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Edge v. United States

United States District Court, W.D. North Carolina, Charlotte Division

April 17, 2018

ALVIN LEE EDGE, Petitioner,
v.
UNITED STATES OF AMERICA, Respondent.

          ORDER

          ROBERT J. CONRAD, JR. UNITED STATES DISTRICT JUDGE.

         THIS MATTER is before the Court on Petitioner's Motion to Vacate, Set Aside or Correct Sentence under 28 U.S.C. § 2255, (Doc. No. 1), in which Petitioner seeks relief pursuant to Johnson v. United States, 135 S.Ct. 2551 (2015). The United States filed an unopposed Motion to Place Motion Under 28 U.S.C. § 2255 in Abeyance pursuant to Beckles v. United States. (Doc. No. 4).

         I. BACKGROUND

         Petitioner was found guilty by a jury of a single count of possession of a firearm by a convicted felon in violation of 18 U.S.C. §§ 922(g)(1) and 924(e). (3:11-cr-301, Doc. No. 30). The Presentence Investigation Report (“PSR”) set the base offense level at 24 because Petitioner had at least two prior felony convictions for a crime of violence. (Id., Doc. No. 44 at ¶ 15); see U.S.S.G. § 2K2.1(a)(2) (2012). No Chapter Four enhancements were added. (3:11-cr-301, Doc. No. 44 at ¶ 21). The PSR scored 17 criminal history points and a criminal history category of VI. (Id., Doc. No. 44 at ¶¶ 45-46). The resulting guidelines imprisonment range was 100 to 120 months. (Id., Doc. No. 44 at ¶ 121).

         The Court sentenced Petitioner within the advisory guideline range to 120months' imprisonment followed by three years of supervised release. (Id., Doc. No. 49). The Fourth Circuit Court of Appeals affirmed Petitioner's conviction and sentence but remanded for correction of the Judgment to move a “no contact” provision from the imprisonment section to the supervised release section of the judgment. United States v. Edge, 576 Fed.Appx. 275 (4th Cir. 2014). The United States Supreme Court denied certiorari on November, 3, 2014. Edge v. United States, 135 S.Ct. 466 (2014). The Court docketed a corrected Judgment on September 17, 2014. (3:11-cr-301, Doc. No. 71).

         On June 17, 2016, Petitioner filed the instant § 2255 Motion to Vacate through counsel, arguing that his prior convictions no longer qualify as “crimes of violence” pursuant to Johnson and thus cannot support an enhanced offense level pursuant to Section 2K2.1. (Doc. No. 1). The Court ordered the Government to respond, but instead, it filed an unopposed motion to stay this action pending the United States Supreme Court's decision in Beckles v. United States. On March 6, 2017, the Supreme Court held that the advisory guidelines are not subject to vagueness challenges. Beckles v. United States, 137 S.Ct. 886 (2017).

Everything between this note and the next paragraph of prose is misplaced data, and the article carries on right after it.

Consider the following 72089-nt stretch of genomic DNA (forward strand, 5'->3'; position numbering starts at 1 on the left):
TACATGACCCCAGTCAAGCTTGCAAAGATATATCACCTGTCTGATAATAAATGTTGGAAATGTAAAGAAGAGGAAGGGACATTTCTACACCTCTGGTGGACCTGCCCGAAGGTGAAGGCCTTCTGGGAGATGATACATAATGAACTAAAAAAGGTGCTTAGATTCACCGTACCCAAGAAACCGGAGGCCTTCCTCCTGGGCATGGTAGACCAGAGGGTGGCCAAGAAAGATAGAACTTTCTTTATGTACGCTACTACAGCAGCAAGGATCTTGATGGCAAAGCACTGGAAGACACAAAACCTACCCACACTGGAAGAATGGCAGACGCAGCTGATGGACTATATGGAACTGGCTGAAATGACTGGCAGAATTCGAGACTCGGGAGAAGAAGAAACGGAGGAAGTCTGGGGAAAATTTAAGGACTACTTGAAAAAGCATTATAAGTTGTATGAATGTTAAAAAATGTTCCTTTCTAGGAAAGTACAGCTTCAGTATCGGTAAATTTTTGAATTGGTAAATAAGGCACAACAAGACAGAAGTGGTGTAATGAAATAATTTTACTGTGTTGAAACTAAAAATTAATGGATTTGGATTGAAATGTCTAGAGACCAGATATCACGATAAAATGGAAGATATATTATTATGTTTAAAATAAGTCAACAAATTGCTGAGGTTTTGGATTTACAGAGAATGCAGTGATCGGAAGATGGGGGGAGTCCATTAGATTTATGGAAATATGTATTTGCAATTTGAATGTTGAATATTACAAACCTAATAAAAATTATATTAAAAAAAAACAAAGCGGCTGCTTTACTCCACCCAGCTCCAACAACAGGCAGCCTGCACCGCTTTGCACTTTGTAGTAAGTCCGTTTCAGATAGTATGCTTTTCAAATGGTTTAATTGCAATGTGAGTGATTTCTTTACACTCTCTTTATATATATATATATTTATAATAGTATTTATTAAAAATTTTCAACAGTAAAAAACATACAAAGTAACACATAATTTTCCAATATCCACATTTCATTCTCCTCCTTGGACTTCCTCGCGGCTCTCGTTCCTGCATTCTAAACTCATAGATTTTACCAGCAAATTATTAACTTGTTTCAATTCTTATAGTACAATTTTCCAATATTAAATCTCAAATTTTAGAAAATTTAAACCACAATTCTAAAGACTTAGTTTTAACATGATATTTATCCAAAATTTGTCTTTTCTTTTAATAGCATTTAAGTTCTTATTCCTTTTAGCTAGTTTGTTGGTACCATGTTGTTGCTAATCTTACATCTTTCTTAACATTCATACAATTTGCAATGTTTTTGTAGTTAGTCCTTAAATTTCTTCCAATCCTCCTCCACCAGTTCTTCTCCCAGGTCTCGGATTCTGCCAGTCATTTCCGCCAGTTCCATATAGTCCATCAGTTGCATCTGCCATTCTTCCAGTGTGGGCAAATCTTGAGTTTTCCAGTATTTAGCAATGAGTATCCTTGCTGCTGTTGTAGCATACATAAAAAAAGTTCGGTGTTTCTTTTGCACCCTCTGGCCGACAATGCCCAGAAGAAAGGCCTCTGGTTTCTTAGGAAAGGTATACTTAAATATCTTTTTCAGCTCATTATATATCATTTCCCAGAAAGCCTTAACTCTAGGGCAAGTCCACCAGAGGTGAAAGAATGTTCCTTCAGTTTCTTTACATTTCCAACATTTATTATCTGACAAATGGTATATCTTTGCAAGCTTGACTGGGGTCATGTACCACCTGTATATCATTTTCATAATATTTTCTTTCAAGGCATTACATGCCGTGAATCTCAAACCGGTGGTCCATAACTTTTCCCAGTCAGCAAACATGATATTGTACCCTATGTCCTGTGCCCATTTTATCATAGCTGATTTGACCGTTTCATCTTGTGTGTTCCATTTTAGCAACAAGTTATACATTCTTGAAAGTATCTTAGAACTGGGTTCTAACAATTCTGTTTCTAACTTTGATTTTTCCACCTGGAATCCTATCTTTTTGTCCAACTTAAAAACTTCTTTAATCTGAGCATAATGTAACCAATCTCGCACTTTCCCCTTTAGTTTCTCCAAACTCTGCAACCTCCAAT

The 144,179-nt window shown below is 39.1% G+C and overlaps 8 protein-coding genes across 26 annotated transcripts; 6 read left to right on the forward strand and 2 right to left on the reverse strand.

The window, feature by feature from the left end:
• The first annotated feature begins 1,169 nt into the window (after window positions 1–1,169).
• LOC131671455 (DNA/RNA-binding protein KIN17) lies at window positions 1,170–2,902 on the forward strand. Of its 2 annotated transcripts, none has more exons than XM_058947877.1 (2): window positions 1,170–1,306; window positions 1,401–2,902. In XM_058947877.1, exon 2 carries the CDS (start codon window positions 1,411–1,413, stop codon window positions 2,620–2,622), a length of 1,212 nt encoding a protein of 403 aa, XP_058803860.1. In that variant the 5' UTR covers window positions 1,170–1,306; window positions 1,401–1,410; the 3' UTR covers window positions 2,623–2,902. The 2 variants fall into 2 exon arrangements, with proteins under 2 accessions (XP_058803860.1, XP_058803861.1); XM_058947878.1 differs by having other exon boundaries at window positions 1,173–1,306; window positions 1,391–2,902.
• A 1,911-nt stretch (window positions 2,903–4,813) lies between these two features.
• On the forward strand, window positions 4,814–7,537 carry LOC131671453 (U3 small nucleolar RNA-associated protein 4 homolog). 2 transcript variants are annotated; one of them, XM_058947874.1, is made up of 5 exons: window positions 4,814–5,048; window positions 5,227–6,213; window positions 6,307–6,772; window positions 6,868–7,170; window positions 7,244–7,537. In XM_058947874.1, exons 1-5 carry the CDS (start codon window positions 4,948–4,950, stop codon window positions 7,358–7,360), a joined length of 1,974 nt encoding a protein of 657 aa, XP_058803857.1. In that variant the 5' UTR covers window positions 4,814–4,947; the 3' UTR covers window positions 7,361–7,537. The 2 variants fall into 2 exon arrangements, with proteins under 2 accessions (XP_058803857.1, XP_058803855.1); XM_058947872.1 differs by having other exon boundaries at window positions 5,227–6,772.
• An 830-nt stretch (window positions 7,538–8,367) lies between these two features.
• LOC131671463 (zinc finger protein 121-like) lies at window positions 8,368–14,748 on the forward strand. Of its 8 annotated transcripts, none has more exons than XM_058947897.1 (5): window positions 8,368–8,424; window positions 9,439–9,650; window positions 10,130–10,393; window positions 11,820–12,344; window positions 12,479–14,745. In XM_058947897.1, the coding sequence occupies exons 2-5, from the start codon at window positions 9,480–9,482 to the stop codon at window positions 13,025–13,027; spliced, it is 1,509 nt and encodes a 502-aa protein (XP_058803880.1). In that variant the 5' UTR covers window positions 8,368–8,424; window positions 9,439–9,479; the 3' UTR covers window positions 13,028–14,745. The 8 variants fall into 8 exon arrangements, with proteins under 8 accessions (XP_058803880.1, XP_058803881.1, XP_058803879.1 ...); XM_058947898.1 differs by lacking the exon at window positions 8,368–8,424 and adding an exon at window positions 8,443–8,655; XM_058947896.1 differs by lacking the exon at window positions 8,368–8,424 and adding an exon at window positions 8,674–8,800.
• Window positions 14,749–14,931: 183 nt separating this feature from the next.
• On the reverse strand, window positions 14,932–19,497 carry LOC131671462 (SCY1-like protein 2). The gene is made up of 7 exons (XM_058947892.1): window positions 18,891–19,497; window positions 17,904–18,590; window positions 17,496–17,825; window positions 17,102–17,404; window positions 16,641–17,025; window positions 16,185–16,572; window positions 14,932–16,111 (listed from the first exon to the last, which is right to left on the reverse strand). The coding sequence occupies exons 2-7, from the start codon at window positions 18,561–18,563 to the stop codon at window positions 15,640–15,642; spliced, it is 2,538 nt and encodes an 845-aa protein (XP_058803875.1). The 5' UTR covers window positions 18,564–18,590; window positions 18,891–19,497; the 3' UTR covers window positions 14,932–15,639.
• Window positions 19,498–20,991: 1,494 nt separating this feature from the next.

II. STANDARD OF REVIEW

         A federal prisoner claiming that his “sentence was imposed in violation of the Constitution or the laws of the United States, or that the court was without jurisdiction to impose such sentence, or that the sentence was in excess of the maximum authorized by law, or is otherwise subject to collateral attack, may move the court which imposed the sentence to vacate, set aside or correct the sentence.” 28 U.S.C. § 2255(a).

         Rule 4(b) of the Rules Governing Section 2255 Proceedings provides that courts are to promptly examine motions to vacate, along with “any attached exhibits and the record of prior proceedings . . .” in order to determine whether the petitioner is entitled to any relief on the claims set forth therein. After examining the record in this matter, the Court finds that the argument presented by the Petitioner can be resolved based on the record and governing case law. See Raines v. United States, 423 F.2d 526, 529 (4th Cir. 1970).

         III.DISCUSSION

         Petitioner argues that the enhanced base offense level pursuant to Guidelines § 2K2.1(a) does not apply to him because his prior North Carolina convictions for common law robbery and second-degree arson are not “crimes of violence” in light of Johnson v. United States, 135 S.Ct. 2551 (2015).

         Johnson announced that the Armed Career Criminal Act's (“ACCA”) residual clause[1] is void for vagueness, and that holding recognizes a retroactively applicable right. See Welch v. United States, 136 S.Ct. 1257, 1265 (2016). Johnson addresses only ACCA's residual clause and “does not call into question application of the Act to the four enumerated offense, or to the remainder of the Act's definition of a violent felony.” Johnson, 135 S.Ct. at 2563. Nor does Johnson apply to the advisory sentencing guidelines because “the Guidelines are not amenable to a vagueness challenge.” Beckles v. United States, 137 S.Ct. 886, 894 (2017).

         Because Johnson does not apply to the Sentencing Guidelines, Petitioner's § 2255 Motion to Vacate is time-barred and meritless. See Beckles, 137 S.Ct. at 894; 28 U.S.C. § 2255(f)(3); United States v. Brown, 868 F.3d 297, 303 (4th Cir. 2017) (holding that Johnson did not recognize the right the defendant asserted - to have his guidelines range calculated without the sentencing guidelines' residual clause - and therefore § 2255(f)(3) did not re-start his time to file his motion to vacate). The instant § 2255 Motion to Vacate is therefore dismissed with prejudice as time-barred and, alternatively, denied on the merits.

         IV. ...


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